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Probabilism and determinism in political economy: the case of Bernstein and Engels

Wells, Julian (1998): Probabilism and determinism in political economy: the case of Bernstein and Engels.

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Eduard Bernstein’s proposals for revising marxist theory burst like a thunderclap on the late 19th century workers’ movement, and in particular on the German social democracy. Here was the militant who had suffered 20 years of exile, whose editorship of the party newspaper had made it such a powerful weapon, the acquaintance of Marx and the friend and literary executor of Engels, saying in terms that their scientific method was so fatally flawed that it should be fundamentally recast.

Not only that, but Marx’s forecasts about the development of capitalism, made on the basis of this method, were not only untenable but had already been exposed by events. These forecasts, Bernstein was claiming, were not only wrong in detail, but their apparent conclusion—the inevitable breakdown of capitalism—was now clearly unsustainable.

Bernstein’s position, first set out in a series of articles, and rejected at the party’s Stuttgart conference in 1898, was given a unified expression in a book published the following year. This centenary, in an era when “capitalism has won”, supposedly, is an appropriate moment to review Bernstein’s claims. However, the object of this essay is not to refute Bernstein’s empirical conclusions, which have been dealt with adequately by history, nor is it a revisiting of contemporary political debates about revisionism.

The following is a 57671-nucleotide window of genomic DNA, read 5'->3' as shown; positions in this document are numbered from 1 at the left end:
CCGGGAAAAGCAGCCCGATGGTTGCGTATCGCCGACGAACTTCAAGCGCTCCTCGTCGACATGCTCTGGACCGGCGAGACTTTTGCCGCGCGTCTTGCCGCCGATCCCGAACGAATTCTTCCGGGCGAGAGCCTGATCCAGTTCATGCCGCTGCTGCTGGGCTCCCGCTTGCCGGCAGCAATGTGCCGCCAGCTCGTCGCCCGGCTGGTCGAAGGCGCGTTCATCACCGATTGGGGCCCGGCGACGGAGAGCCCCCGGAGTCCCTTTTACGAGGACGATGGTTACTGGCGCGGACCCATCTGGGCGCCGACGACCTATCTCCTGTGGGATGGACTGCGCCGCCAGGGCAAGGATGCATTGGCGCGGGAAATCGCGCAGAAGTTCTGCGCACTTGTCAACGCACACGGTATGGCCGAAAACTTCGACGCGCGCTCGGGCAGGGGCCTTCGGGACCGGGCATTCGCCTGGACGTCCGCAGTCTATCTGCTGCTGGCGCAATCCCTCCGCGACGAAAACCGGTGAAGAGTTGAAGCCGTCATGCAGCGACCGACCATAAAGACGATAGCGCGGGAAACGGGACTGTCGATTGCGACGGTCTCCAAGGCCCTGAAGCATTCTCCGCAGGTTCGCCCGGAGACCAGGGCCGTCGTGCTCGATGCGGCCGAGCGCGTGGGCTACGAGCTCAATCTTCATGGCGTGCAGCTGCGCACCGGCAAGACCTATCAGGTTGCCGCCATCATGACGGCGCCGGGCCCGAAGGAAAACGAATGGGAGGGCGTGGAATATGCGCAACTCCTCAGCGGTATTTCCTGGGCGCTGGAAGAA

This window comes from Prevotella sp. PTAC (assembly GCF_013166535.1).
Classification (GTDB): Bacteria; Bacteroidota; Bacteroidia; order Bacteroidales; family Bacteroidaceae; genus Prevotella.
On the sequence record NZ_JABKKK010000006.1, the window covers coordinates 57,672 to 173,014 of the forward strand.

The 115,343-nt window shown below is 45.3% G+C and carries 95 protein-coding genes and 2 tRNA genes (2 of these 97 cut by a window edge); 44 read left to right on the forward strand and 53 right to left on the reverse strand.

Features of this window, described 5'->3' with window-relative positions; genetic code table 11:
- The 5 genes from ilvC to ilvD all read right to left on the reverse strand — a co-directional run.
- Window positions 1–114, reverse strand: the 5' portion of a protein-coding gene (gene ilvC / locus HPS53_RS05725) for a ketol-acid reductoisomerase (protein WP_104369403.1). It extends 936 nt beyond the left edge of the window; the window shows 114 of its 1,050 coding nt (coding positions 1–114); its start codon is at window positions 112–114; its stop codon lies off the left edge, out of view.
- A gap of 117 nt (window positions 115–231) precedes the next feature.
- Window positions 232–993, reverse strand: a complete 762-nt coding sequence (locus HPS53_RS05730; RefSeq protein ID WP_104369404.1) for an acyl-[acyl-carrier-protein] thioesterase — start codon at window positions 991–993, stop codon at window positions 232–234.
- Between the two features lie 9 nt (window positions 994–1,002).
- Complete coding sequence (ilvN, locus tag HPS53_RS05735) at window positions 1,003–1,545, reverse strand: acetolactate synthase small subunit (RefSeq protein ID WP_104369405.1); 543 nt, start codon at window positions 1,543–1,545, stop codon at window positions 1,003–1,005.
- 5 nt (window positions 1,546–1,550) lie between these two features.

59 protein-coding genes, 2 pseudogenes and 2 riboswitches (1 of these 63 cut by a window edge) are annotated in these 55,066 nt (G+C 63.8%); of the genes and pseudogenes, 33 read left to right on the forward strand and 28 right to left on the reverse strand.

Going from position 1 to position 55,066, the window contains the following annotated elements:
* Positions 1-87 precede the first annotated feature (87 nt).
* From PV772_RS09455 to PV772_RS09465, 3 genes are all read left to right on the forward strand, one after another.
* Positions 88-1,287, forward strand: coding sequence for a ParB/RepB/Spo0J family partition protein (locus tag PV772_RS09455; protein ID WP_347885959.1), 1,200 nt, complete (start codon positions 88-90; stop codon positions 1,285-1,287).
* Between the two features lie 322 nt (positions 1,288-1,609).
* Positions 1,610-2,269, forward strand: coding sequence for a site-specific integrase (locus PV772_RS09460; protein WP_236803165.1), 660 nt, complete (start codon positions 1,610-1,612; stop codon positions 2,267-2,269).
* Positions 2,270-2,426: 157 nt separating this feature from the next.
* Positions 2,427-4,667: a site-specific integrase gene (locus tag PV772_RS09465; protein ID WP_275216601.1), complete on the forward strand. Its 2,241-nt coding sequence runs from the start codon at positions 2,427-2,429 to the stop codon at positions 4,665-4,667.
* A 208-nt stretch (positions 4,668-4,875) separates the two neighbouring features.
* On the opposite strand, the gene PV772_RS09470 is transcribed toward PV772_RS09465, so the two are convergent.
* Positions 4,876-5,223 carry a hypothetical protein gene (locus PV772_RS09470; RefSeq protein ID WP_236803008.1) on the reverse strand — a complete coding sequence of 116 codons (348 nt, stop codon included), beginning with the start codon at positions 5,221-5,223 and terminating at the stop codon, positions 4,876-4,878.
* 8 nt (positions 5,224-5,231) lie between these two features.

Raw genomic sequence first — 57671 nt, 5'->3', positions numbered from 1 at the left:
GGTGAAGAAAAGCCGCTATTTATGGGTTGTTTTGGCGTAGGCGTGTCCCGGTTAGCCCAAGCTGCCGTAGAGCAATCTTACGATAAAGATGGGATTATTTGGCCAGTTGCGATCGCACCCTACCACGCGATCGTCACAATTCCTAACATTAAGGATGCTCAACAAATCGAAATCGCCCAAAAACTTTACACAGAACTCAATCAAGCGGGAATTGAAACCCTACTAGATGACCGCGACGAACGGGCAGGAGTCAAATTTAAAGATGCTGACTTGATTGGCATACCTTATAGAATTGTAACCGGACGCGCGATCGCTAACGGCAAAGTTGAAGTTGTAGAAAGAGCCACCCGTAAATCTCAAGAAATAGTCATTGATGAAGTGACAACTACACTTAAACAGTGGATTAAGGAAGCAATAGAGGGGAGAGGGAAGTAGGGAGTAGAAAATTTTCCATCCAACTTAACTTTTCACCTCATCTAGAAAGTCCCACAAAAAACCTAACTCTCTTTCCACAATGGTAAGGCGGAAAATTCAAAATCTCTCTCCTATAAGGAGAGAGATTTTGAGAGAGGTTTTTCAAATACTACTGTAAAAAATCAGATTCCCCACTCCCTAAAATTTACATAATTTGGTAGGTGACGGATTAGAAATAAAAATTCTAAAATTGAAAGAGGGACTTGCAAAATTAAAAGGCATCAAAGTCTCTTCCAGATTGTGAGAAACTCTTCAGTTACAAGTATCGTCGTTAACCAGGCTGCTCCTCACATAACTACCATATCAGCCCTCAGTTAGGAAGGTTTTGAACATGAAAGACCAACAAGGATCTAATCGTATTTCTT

Rather, it is to examine the intellectual sources of his error, and in particular to examine Bernstein’s views on the determinism which he maintained was a central feature of the historical materialist method. This is important, because—as I claimed in passing in a previous IWGVT paper (Wells 1997) but did not substantiate—there is a pervasive atmosphere of determinism in the thought of many marxists, which is, however, unjustified by anything to be found in the works of Marx and Engels.

The paper will first review Bernstein’s critique of Marx and Engels, and suggest that his misunderstanding is not simply attributable to any personal scholarly shortcomings, but was a feature of marxist thought in general at that time; it will then show that Bernstein, despite his long and close association with Engels, simply failed to grasp even the obvious tendency of the latter’s works; finally, these failures will be set against the wider intellectual background of ideas about probabilism and determinism in the 19th century.

What follows is the work of an English-speaking economist who is ignorant of German; the possible shortcomings of this for a philosophical study of authors who composed in German are evident.

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